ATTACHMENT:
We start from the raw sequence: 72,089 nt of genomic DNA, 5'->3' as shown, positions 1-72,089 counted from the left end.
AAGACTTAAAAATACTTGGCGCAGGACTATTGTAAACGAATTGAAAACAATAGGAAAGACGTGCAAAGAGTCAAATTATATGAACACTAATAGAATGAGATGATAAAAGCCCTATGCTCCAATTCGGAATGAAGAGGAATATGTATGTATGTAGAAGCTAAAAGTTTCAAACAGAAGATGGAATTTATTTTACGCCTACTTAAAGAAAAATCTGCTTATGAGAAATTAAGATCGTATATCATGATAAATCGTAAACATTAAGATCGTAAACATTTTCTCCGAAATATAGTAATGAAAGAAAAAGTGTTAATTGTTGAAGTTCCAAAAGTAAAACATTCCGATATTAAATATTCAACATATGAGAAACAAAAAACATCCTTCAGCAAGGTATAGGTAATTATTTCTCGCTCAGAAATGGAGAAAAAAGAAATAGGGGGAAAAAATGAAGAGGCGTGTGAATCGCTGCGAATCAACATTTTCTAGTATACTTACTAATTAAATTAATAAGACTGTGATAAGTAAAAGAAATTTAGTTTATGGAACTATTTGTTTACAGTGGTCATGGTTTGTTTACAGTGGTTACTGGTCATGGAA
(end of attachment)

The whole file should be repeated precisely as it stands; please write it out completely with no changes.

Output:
We start from the raw sequence: 72,089 nt of genomic DNA, 5'->3' as shown, positions 1-72,089 counted from the left end.
AAGACTTAAAAATACTTGGCGCAGGACTATTGTAAACGAATTGAAAACAATAGGAAAGACGTGCAAAGAGTCAAATTATATGAACACTAATAGAATGAGATGATAAAAGCCCTATGCTCCAATTCGGAATGAAGAGGAATATGTATGTATGTAGAAGCTAAAAGTTTCAAACAGAAGATGGAATTTATTTTACGCCTACTTAAAGAAAAATCTGCTTATGAGAAATTAAGATCGTATATCATGATAAATCGTAAACATTAAGATCGTAAACATTTTCTCCGAAATATAGTAATGAAAGAAAAAGTGTTAATTGTTGAAGTTCCAAAAGTAAAACATTCCGATATTAAATATTCAACATATGAGAAACAAAAAACATCCTTCAGCAAGGTATAGGTAATTATTTCTCGCTCAGAAATGGAGAAAAAAGAAATAGGGGGAAAAAATGAAGAGGCGTGTGAATCGCTGCGAATCAACATTTTCTAGTATACTTACTAATTAAATTAATAAGACTGTGATAAGTAAAAGAAATTTAGTTTATGGAACTATTTGTTTACAGTGGTCATGGTTTGTTTACAGTGGTTACTGGTCATGGAA